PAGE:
Effective UX - Add Or Remove Hurdles?

UX design is an extremely delicate process. Anything that taps into the psychology of buyer behaviour requires the steady hand of a surgeon.

There’s no secret that buyers are becoming smarter. We’ve often self-diagnosed our problem, identified a solution and explored every option before even speaking with a member of a Sales Team. There’s so much information out there that the buying process is becoming increasingly marketing-heavy.

It’s no surprise that the Internet is the primary and potentially the only information resource for buyers – and your company website should be right in the middle of it.

A carefully considered content strategy can do great things for your search engine rankings around relevant search terms and as we’re sure you’re aware, paid advertising can make this process a whole lot faster and more targeted.

The problem is that customers approaching your business all come in different ways, with different motivations and potentially at different stages of the buyer’s journey.

You might have visitors that aren’t ready and need more education. You might have visitors that aren’t the right fit and you might get visitors that are just complete time wasters.


This is how you can use the power of UX to do a lot of your lead qualifying for you. Using the correct language and leading the potential customer through the right funnels is a simple way of providing a user with more education if they need it, a clear signposted path to purchase if they’re ready and enough obstacles to lose those that just simply aren’t right.

The difficulty of creating these funnels is that it’s hugely dependent on how you’re attracting these potential customers. It’s probably safe to say that you don’t want to be spending your entire pay-per-click (PPC) budget on pushing everyone to your website - and then relying on funnels to drop them back off again because they’re not the right fit. You’ll want to target the right people and drop the wrong ones before they’ve cost you any money.

On the flipside, visitors who have landed on your site through organic means (perhaps a blog article of yours from 6 months ago), are much more likely to be a good fit. They might just need more education to bring them to the point of purchase.


This is where you need to put your surgical gloves on. We’re not talking big changes. We’re talking very small and deliberate improvements to separate the wheat from the chaff and move users in the right direction.

Asking questions is a great way of doing this. Answering questions opens up a huge amount of self-evaluation. The same self-evaluation that buyers go through at the beginning of the buyer’s journey.

But not just any question – it’s about asking the right questions. UX designers must always work collaboratively with savvy copywriters to delve into the brains of your potential customers to identify their challenges and weaknesses.


We’re always taught to put the most important elements ‘above the fold’ – this being the part of the screen that a user can see without the need for scrolling.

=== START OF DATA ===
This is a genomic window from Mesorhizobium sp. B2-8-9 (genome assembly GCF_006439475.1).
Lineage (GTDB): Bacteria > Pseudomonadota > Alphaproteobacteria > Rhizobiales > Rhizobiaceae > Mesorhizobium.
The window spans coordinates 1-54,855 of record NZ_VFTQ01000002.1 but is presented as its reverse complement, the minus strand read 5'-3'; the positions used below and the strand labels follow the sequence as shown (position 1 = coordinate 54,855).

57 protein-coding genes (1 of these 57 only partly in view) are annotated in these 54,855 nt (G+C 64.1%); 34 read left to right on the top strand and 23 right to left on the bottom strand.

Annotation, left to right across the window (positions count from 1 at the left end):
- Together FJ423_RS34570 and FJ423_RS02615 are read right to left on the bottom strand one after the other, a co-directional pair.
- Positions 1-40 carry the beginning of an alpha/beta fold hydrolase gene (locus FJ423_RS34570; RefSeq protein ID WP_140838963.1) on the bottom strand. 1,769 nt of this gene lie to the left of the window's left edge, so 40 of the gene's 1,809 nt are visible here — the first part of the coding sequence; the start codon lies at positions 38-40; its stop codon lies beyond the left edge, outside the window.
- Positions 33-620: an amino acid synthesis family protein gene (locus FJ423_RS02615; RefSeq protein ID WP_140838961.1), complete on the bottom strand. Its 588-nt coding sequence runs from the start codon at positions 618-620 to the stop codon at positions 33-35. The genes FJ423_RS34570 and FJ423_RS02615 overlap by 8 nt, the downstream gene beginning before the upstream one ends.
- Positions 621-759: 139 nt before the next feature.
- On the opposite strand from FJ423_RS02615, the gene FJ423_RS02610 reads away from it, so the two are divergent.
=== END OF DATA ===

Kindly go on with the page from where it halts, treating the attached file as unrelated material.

This makes perfect sense in a perfect world, but the world isn’t perfect. A landing page should have one objective – to guide a visitor towards a conversion goal. However, this can be broken down into two parts. The guiding and the conversion. While you would hope that those landing on your landing page (see what we did there) are already targeted and qualified to a degree, they might not all be in a position to convert.

It makes sense to remove all of the clutter and all of the hurdles involved with moving customers through the buyer’s journey. You want to make this process as easy as possible for them, right? Sort of. What you must always consider is leaving enough hurdles in place to vet your visitors before they inadvertently become completely unqualified leads.


When designing your landing page, it’s important to remove all of the unnecessary distractions from reaching your conversion goal. But there’s a fine line between making it easy to convert and making it too easy and misleading to convert.

It’s probably safe to say that you would much rather receive web leads that are ready for sales qualification instead of wasting time sending them back through the nurturing cycle.

Imagine if the UX design of your website could do this for you…

There’s a balance between getting a lot of leads and getting good quality leads. Now that buying behaviour has changed so much and buyers have become smarter, web leads should be almost ready to buy anyway.

Ensure that they are almost ready to buy. If they’re not, send them back round until they are ready. Put the right content in front of them and ask the right questions before converting. Putting a contact form at the top of the page might increase your leads by 7% but what if a contact form at the bottom led to better qualified leads that require less ‘selling’ to?

We’re sure we can guess which you would prefer.

This isn’t just about landing pages. You can go through the process of improvements for every page on your website. After all, your website should always be guiding your visitor to the necessary next step.

When in doubt – A/B split test.

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